“Sir, we wish to see Jesus”.
Imagine the simple request echoing along the corridors of church bureaucracy. It is passed from office to ofﬁce, from secretary to secretary. It is left on voice-mails, e-mailed through to headquarters, scribbled on post-it notes to type up later.
They phone the biblical studies departments, but they are busy with the Christology of Q and the pseudonymity of Ephesians. They call the history departments, but they have stopped talking about people and events and now explore the social construction of ﬁctive narratival worlds.
And the Greeks at the feast, then and now, wait patiently with their request: Sir, we wish to see Jesus.
Is there anyone else to see, anything else to ask for? It was so simple a question as to be touchingly naïve, like the young girl at the Salvation Army asking the visiting bishop if he’s saved. Or possibly cloyingly manipulative: in synods, when somebody says people should stop listening to each other and start listening to Jesus, it usually turns out that on this question Jesus and the speaker happen to agree.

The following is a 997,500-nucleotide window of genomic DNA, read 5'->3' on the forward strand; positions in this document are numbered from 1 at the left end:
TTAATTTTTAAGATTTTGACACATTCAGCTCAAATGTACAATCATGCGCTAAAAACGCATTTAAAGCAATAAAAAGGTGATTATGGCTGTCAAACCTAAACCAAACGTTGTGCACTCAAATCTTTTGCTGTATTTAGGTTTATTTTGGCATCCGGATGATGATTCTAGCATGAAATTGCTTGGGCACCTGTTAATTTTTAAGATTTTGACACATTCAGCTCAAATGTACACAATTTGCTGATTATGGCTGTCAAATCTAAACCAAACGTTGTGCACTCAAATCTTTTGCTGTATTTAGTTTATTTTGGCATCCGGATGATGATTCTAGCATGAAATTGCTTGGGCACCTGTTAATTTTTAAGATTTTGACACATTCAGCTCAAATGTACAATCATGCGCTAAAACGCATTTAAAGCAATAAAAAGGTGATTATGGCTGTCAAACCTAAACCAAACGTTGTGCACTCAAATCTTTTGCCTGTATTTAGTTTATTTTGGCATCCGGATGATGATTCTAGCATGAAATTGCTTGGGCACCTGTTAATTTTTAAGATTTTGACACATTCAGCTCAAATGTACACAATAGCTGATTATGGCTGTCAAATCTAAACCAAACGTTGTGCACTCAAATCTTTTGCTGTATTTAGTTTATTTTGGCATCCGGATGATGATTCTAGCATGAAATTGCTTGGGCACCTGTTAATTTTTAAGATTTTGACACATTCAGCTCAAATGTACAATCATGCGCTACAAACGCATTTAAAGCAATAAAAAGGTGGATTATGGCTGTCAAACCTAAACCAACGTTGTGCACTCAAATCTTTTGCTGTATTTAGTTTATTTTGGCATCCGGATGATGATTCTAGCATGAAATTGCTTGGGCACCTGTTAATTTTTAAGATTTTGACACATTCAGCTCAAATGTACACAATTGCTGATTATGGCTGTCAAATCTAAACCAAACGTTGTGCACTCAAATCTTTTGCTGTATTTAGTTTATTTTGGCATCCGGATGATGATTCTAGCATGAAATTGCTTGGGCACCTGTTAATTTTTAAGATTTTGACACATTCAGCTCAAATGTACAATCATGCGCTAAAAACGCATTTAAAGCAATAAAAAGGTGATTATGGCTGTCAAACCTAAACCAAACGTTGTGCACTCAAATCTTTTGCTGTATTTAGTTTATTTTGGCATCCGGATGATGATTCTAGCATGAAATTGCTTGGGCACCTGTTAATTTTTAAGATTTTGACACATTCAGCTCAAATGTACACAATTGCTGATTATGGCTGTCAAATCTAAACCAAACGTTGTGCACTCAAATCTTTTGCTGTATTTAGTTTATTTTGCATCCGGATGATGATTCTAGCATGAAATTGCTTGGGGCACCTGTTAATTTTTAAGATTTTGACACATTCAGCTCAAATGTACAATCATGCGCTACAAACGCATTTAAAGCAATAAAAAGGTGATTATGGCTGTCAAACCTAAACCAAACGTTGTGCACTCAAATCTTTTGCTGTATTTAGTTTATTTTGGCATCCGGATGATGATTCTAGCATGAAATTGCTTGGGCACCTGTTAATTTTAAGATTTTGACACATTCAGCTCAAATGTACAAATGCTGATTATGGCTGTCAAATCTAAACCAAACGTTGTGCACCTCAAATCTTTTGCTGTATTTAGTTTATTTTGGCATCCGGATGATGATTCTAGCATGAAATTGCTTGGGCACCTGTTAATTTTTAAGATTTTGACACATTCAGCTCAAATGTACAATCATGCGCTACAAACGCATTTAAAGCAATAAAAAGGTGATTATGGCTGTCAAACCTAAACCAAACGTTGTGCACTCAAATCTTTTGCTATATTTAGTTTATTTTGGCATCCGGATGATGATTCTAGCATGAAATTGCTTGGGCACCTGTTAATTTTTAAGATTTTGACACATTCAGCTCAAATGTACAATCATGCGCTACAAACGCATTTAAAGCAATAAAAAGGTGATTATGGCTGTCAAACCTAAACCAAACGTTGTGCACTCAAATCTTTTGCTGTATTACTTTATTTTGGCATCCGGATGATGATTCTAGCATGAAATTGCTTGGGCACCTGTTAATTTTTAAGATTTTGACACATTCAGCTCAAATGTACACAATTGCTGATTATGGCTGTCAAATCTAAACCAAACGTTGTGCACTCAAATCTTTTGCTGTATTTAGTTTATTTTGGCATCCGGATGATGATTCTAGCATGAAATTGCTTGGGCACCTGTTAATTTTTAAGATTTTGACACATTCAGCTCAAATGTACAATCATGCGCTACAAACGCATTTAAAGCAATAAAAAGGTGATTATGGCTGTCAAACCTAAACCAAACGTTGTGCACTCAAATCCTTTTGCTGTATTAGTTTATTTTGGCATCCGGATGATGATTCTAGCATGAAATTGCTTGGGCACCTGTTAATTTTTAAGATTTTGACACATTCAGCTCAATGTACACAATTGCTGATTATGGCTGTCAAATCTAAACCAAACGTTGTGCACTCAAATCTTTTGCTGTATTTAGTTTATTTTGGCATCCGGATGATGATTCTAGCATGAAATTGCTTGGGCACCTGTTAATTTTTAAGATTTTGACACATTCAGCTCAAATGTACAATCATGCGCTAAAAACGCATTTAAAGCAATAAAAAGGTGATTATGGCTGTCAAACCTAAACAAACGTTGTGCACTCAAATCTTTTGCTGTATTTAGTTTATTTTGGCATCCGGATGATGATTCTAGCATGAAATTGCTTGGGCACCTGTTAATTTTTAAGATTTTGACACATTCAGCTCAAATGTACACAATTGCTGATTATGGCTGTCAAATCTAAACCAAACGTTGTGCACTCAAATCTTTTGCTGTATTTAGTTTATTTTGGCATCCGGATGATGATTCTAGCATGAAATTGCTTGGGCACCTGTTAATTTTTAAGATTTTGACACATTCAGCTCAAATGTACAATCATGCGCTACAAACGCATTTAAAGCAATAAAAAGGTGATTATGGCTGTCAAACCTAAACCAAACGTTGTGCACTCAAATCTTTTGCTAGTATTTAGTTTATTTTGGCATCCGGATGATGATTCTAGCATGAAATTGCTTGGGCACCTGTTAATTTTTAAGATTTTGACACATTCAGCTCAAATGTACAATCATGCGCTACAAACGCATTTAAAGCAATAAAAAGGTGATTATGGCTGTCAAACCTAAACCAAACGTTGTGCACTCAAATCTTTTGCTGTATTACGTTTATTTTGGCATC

But that doesn’t mean we shouldn’t be stopped in our tracks. We are, after all, in the middle of Lent of all times, and confronted with the question: what about Jesus? Can we please get to see him? Here’s a bracing question before Holy Week for us, individuals and a church community: to what extent does what we do contribute to an answer? How do we help people to see Jesus?
Having said all that, it’s worth noting that John doesn’t have Jesus hurrying off to meet these enquiring visitors! Instead, John seems to regard their question as a further sign that the hour is coming at which, through his apparently tragic death, Jesus will bear much fruit.
When people ask to see Jesus, it might not be expressed as clearly as “we wish to see Jesus”, it might not even use words at all. Surely the challenge to Christians is to learn to hear that question, however it’s expressed, in the culture of our times?
And when we are answering that request to see Jesus, that’s when we can see the relevance of the passage that we heard from Hebrews, exploring Jesus as the great High Priest. When we first read it, it might seem anything but the place to start looking for a simple answer, but by bringing together Psalm 2 and Psalm110 (both of which were common texts used to point to Jesus) the author portrays Jesus as that strange double combination: a king who is also a priest, the unique Son of God who suffered, wept, and died as a fully human being.
I think the challenge to us now, in this place is to find ways of talking about politics and religion which converge on Jesus, to discover language about divinity and humanity which, instead of competing, complement each other at the point of Jesus; and if we can do that then we’ll find ourselves well on the way to showing Jesus to today’s Greeks at today’s feast.
‘They shall all know me,’ says God through Jeremiah, promising renewal. If that’s true, why are we challenged by the question, “sir, we wish to see Jesus”?